35) Consider polarizing topics off limits on Twitter. Avoid commenting on sexual orientation, race and religions you don’t understand.

36) Know the type of Tweets that are boring and painfully unoriginal. They include such gems as A) Just got a great workout in; B) I’m up early, finna get this money; C) Wattup Twitter??

37) Don’t Tweet about how much you respect your mamma and grandmamma if, 10 minutes later, you’re going to Tweet about the “juicy cakes” on the girl walking past you on campus. Twenty years ago, those “juicy cakes” belonged to your mamma. Do you see the irony?

38) Many Twitter users are only religious when they wake up. Do you Tweet thanks to God every morning? If the other 90 percent of your Tweets reflect a different attitude or lifestyle, people notice. So does Jesus—he’s on Twitter (but not yet verified).

39) There are many other teams and student-athletes at your school. Take the time to give them a shout-out on Twitter when they do big things. Ultimately, you’re all on the same team.

40) Smile in your avatar or background picture!

41) People want their experience on Twitter to be fun. Make a real effort to Tweet far more positive content than negative.

42) What happens in the locker room stays there. Things that are said in private team settings should never find their way onto Twitter.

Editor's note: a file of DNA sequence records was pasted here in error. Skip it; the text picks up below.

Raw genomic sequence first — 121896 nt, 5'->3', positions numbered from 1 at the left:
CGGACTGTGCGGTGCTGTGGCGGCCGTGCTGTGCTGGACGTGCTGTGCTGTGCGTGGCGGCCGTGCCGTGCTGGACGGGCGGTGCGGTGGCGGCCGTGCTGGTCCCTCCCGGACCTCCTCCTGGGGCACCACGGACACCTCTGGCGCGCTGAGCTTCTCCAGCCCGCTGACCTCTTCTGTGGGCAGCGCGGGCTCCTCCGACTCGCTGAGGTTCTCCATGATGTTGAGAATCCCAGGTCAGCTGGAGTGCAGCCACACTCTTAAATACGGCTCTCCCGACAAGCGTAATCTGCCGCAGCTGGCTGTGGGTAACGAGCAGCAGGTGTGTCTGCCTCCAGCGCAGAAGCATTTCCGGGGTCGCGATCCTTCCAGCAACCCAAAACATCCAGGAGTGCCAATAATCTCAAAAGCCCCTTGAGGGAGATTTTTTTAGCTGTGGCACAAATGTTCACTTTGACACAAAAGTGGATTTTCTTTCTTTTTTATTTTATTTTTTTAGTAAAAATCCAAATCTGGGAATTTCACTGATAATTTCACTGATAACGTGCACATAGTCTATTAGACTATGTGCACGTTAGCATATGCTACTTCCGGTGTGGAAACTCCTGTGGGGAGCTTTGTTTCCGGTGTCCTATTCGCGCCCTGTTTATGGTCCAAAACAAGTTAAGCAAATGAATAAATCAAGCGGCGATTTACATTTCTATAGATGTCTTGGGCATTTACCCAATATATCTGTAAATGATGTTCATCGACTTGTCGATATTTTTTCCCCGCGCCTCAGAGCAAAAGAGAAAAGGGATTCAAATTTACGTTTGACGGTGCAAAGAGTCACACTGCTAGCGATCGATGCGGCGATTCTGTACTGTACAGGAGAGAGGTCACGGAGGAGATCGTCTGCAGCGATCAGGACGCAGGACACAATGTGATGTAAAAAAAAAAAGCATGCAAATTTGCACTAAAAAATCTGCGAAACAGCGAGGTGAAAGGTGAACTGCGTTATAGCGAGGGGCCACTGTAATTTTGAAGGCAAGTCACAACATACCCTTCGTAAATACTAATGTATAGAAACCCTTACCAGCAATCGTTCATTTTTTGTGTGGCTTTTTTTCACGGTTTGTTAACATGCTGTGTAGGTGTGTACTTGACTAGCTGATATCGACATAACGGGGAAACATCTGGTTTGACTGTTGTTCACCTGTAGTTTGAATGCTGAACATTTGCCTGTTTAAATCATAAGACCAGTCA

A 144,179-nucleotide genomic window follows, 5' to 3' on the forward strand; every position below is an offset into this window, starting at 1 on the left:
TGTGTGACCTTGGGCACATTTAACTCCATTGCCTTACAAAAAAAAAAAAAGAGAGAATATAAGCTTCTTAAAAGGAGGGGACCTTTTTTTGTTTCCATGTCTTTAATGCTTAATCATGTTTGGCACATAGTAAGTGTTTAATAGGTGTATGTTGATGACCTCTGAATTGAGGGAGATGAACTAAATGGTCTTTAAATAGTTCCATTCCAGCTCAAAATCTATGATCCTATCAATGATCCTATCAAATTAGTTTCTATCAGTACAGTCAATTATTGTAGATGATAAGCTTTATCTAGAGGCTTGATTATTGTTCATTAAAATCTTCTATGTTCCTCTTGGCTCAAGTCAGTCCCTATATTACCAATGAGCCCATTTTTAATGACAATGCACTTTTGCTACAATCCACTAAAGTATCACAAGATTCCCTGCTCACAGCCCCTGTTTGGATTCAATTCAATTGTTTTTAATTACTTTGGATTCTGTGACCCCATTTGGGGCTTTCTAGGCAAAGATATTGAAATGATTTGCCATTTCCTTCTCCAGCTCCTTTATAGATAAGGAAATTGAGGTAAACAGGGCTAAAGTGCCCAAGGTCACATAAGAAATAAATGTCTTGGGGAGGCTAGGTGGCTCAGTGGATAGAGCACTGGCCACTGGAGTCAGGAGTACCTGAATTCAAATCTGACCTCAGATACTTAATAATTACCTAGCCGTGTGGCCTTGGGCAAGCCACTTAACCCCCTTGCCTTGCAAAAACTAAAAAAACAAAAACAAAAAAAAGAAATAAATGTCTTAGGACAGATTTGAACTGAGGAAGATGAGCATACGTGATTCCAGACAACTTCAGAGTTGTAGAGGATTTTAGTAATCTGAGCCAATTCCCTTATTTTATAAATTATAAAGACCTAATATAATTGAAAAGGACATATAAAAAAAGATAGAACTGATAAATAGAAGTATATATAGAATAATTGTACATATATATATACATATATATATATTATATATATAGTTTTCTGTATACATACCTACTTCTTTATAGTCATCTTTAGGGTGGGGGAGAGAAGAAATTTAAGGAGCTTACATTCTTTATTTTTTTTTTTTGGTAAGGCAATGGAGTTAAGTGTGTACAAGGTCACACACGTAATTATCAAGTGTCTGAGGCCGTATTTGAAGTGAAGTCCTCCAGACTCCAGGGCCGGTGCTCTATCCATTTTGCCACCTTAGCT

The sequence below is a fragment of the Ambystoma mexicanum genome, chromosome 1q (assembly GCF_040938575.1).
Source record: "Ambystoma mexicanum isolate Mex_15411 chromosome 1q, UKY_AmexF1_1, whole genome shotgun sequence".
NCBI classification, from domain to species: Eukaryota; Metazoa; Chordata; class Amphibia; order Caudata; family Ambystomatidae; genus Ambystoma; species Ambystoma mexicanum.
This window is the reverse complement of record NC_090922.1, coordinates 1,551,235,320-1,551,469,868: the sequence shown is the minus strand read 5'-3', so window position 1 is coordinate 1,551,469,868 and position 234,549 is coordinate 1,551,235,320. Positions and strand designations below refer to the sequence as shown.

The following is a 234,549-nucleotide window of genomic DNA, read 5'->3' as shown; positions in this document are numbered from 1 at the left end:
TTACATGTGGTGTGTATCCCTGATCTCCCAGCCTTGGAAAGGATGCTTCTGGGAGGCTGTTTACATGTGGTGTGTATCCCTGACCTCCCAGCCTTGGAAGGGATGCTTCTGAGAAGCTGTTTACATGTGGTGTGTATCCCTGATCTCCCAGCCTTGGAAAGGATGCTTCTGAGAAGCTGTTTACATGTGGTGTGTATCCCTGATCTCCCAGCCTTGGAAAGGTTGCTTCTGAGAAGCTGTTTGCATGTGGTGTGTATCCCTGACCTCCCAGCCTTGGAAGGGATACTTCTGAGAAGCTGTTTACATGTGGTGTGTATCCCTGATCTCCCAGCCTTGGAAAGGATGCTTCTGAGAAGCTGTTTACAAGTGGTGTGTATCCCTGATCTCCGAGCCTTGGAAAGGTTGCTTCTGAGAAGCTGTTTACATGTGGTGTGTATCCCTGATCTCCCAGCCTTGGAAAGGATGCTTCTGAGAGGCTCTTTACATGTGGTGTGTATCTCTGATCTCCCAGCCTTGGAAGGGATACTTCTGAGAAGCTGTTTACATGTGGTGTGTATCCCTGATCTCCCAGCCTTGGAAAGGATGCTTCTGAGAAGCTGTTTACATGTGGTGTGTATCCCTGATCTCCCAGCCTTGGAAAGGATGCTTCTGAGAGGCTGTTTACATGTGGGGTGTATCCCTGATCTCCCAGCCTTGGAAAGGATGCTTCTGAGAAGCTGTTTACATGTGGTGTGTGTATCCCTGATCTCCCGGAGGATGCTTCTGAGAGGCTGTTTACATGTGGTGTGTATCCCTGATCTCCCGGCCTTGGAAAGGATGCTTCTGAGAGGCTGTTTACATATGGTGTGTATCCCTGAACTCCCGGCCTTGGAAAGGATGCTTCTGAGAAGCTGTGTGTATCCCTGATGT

43) Don’t Tweet during class. That’s like disrespecting someone (in this case, your professor) behind their back. And always be mindful that your professors may be monitoring your Twitter account.

44) One of your Twitter followers may be in a position to hire (or draft) you someday. Evaluate your Tweets from time to time and ask yourself, “Would I want to hire this person?”

45) If you feel like the Twitter guidelines your coaching staff and/or athletic administrators expect you to comply with prevent you from “keeping it real,” then that should probably be your cue to re-evaluate your definition of “keeping it real.” Your team support staff has your long-term best interest in mind.

46) Your athletic compliance office is monitoring your Twitter account. And the NCAA has acknowledged that it monitors student-athlete activity on Twitter as well. Even if you don’t compete in a major conference or a revenue sport, don’t be fooled into believing nobody is paying attention.

47) Share Twitpics when your team takes part in community outreach projects. But it’s important to remember that all students entering ninth grade and older are considered prospective student-athletes (PSAs), and should not appear in any Twitpic (for men’s basketball, PSAs are all students entering seventh grade and older).

48) It’s ok to Tweet once about what a great dinner you had at Red Lobster. But multiple mentions of the same business could be considered an endorsement, which is impermissible according to NCAA legislation.

49) Twitter can be a tattle-tale. For instance, you told your coach you missed a team meeting because your phone’s battery was dead and you didn’t get the call/text about the meeting. But if your Twitter timeline shows a Tweet from a mobile app during that time, you’re busted.

50) Don’t let these rules prevent you from enjoying your Twitter experience. It’s perfectly acceptable to show your personality and have fun on Twitter—it’s encouraged. But like anything else, the key is to enjoy it responsibly.


As always, I welcome comments and feedback.
Find me on Twitter @TomSatkowiak.